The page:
Web Development > Caching single page applications

One of the key features of single page applications (SPAs) is that they serve the exact same html page to the browser irrespective of the URL you visit. This html defines the framework of the app, I'll refer to it as the app html. In the following example we analyse how caching of the app html would behave in a typical SPA, and then we look at what we can do to improve it.

Imagine that this week's fad is a website which allows you to watch videos of certain pets. Let us also assume that this website has been written as a SPA.

An email shows up in my inbox:

Hi, Check out tiddles: http://example.com/cats/tiddles  x

Of course I follow the link, and my cache being empty for this site I download the app html and all the resources linked from it.

Let's ignore the extra resources the app html requires as these can be versioned and cached outright at a fixed URL, they're not really an issue for subsequent visits. Our simplified situation looks like this.

1. Check cache for http://example.com/cats/tiddles - Cache empty 2. Download from server 3. Add to cache 4. Return to client

Now if I revisit that same URL, my browser can serve the app html directly from the cache, with possibly just a revalidaton request and 304 not modified response from the server, assuming the appropriate caching headers were set. However...

Later in the day I see a tweet:

Rover beats other dogs with this one weird trick. http://example.com/dogs/rover

I follow the clickbait. Now I've never been to this URL before, so there will be nothing in the cache and my browser will call off to the server and once again download the app html.

1. Check cache for http://example.com/dogs/rover - No match 2. Download from server 3. Add to cache 4. Return to client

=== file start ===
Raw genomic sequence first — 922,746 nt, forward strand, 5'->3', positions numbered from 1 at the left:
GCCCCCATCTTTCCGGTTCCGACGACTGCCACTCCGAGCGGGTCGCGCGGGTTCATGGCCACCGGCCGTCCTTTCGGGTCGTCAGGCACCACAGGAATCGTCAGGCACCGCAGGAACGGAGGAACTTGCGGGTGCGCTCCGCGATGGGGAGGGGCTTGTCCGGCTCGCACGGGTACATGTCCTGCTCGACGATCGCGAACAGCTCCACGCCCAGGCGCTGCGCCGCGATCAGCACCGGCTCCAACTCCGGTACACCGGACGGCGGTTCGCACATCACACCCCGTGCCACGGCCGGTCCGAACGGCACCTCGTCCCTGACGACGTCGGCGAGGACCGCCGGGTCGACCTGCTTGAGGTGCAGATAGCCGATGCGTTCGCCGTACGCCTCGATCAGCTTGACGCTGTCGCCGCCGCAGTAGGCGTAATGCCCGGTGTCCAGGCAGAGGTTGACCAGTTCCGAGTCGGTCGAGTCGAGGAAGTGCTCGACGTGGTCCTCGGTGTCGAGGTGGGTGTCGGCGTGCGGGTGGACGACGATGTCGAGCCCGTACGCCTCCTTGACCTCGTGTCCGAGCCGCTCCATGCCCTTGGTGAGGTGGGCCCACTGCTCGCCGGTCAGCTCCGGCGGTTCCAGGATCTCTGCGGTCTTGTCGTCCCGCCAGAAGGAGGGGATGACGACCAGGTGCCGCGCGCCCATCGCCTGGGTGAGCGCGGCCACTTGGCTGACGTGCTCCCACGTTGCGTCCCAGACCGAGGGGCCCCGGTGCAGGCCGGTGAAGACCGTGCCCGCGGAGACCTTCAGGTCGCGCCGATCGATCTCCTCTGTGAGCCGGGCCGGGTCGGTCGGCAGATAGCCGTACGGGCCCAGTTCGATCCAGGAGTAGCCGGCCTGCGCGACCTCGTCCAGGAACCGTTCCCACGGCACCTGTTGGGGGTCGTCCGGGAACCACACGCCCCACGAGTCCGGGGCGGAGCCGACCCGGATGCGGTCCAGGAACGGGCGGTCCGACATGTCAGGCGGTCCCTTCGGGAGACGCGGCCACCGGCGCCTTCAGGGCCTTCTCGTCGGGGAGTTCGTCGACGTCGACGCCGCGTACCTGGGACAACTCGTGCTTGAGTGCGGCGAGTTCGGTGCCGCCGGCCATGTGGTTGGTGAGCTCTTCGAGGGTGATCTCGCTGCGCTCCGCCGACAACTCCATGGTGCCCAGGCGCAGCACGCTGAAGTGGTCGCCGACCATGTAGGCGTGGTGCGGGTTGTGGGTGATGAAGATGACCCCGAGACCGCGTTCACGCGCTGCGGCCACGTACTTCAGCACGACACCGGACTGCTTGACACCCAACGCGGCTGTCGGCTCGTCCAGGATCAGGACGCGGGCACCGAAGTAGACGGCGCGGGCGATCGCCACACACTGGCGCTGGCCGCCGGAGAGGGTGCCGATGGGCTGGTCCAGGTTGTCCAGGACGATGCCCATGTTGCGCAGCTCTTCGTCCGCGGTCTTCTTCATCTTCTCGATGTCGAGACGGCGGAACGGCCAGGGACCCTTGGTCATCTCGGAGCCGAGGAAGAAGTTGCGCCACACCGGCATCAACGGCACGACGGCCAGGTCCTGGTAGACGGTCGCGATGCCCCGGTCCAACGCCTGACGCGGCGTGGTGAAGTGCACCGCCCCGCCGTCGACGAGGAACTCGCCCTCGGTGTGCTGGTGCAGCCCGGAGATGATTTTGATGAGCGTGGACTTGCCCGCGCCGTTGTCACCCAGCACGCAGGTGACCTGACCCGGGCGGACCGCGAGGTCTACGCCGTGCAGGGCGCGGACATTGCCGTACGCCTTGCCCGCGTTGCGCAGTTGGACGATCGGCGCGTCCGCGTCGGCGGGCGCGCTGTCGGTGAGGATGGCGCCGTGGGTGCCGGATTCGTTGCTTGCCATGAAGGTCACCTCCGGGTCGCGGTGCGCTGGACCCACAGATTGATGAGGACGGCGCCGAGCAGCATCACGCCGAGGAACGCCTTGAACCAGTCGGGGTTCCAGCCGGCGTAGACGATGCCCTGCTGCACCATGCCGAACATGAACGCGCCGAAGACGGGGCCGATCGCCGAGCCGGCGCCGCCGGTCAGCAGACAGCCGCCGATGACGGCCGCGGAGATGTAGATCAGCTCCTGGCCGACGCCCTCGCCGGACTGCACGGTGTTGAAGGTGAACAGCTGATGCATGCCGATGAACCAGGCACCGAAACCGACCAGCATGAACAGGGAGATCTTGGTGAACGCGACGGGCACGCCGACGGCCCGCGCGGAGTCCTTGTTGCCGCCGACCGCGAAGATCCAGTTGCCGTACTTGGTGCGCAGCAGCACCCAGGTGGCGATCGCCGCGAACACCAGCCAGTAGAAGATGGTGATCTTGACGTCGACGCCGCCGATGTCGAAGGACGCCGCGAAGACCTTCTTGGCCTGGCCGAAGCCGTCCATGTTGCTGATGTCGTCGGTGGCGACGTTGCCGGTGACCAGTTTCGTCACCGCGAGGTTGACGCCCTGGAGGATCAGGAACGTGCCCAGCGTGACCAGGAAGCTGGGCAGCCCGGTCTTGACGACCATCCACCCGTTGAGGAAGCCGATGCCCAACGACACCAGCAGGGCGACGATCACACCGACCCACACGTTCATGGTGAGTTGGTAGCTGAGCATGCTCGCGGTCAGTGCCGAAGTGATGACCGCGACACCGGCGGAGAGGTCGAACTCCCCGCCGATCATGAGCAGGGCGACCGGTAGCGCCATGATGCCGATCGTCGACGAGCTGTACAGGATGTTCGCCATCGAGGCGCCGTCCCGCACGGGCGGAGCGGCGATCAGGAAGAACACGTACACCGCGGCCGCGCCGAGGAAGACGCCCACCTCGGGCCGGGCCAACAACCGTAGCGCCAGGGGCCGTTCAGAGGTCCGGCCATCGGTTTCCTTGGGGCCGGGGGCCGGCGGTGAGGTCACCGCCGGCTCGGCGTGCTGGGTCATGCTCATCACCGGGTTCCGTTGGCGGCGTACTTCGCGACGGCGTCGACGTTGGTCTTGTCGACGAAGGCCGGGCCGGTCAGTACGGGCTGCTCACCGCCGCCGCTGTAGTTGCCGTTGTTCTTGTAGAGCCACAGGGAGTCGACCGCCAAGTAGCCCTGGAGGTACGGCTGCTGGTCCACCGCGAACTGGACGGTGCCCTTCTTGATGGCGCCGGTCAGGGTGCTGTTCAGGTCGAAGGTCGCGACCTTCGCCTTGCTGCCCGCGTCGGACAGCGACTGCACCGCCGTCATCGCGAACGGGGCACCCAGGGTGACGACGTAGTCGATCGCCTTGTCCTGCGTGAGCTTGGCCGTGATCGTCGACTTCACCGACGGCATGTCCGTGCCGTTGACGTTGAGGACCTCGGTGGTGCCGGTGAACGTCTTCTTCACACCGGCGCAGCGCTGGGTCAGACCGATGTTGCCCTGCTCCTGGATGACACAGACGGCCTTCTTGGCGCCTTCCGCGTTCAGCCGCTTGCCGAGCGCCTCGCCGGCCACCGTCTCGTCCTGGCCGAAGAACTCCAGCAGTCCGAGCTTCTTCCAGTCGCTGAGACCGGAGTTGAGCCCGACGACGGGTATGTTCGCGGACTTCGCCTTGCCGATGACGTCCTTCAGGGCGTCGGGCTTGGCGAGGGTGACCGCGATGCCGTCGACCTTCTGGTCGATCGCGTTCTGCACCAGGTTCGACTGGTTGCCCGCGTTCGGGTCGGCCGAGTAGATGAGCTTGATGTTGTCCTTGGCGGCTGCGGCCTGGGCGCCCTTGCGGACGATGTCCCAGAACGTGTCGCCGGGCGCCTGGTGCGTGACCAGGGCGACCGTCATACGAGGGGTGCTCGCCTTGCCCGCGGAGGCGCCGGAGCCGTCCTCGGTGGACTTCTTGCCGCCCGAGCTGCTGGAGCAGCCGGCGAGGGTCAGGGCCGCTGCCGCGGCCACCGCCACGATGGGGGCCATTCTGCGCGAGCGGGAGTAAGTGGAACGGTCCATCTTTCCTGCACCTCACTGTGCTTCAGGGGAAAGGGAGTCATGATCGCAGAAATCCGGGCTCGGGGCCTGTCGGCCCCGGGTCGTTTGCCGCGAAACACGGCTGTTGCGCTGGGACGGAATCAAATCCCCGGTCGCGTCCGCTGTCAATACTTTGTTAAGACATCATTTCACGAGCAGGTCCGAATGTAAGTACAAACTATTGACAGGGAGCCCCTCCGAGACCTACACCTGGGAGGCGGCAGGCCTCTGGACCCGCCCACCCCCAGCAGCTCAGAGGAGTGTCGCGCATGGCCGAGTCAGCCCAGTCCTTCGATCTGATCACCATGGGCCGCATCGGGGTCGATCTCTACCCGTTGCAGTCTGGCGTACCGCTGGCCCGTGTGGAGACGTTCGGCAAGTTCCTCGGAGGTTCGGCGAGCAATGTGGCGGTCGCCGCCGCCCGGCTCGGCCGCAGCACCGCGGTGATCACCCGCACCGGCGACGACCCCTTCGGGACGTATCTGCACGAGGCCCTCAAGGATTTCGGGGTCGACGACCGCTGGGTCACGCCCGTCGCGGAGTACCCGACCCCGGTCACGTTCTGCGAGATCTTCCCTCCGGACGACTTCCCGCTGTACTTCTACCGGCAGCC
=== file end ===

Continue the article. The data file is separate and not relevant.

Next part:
In fact every time I visit some url in the SPA that I've not been to before, assuming I've not navigated from within the control of the SPA itself, the browser re-downloads the app html and caches it separately. Can't we save those extra bytes and milliseconds by not downloading it again?

Not the solution you're looking for

We could go back to doing our SPA URLs the oldschool way, so rather than having clean URLs to identify the state/position in the application, like

http://example.com/cats/tiddles

we could use URL fragments like

http://example.com/#!/cats/tiddles

This way there's only one URL as far as the server is concerned as the fragment is not sent to the server. As such we only download the app html on the first visit to our app, subsequent visits to any state in our app, for example to check out Rover, will be 304 not modified responses.

"But I can't give up my clean URLs" I hear you cry. So how can we get the same caching behaviour, but still keep our clean URLs?

Use a service worker

A service worker allows us to have full programmatic control over the network requests and responses as well as caching. So, using a service worker we can ensure that each of our requests to different urls serves the same app html from the cache, even if we've never been to that specific URL before.

So, in our app html we register the service worker.

navigator.serviceWorker.register('/sw.js');

Before you go any further make sure you use the correct caching headers for the service worker itself - it will always be requested, so we want a 304 not modified response whenever it hasn't changed.

Now, inside the service worker we need to take control of our cache. On install let's cache our app html.

self.addEventListener('install', event => {
    var installed = caches.open('cache-v1').then(cache => cache.addAll(['/']));
    event.waitUntil(installed);
});

Whenever a network request is made it is handled by the service worker, and so we can check to see if it is for a URL that requires the app html as a response. I've hidden the logic of this URL check away inside a function isPageRequest, as this logic is specific to your application's URL routing structure. If it is a request for the app html, let's mock up a request that will match the app html that is stored in the cache. Using this request we retrieve the response from the cache and send it back to the browser, no need to even go to the network.

self.addEventListener('fetch', event => {
    var request = event.request;
    if(isPageRequest(request)) {
        request = new Request('/');
    }
 
    var response = caches.match(request).then(resp => resp || fetch(request));
    event.respondWith(response);
});

Now, every page request, whether it's for /cats/tiddles, /dogs/rover, or whatever, they all get redirected to a request for /. As such they can all share the same cache response, even if you've never been to that specific URL before.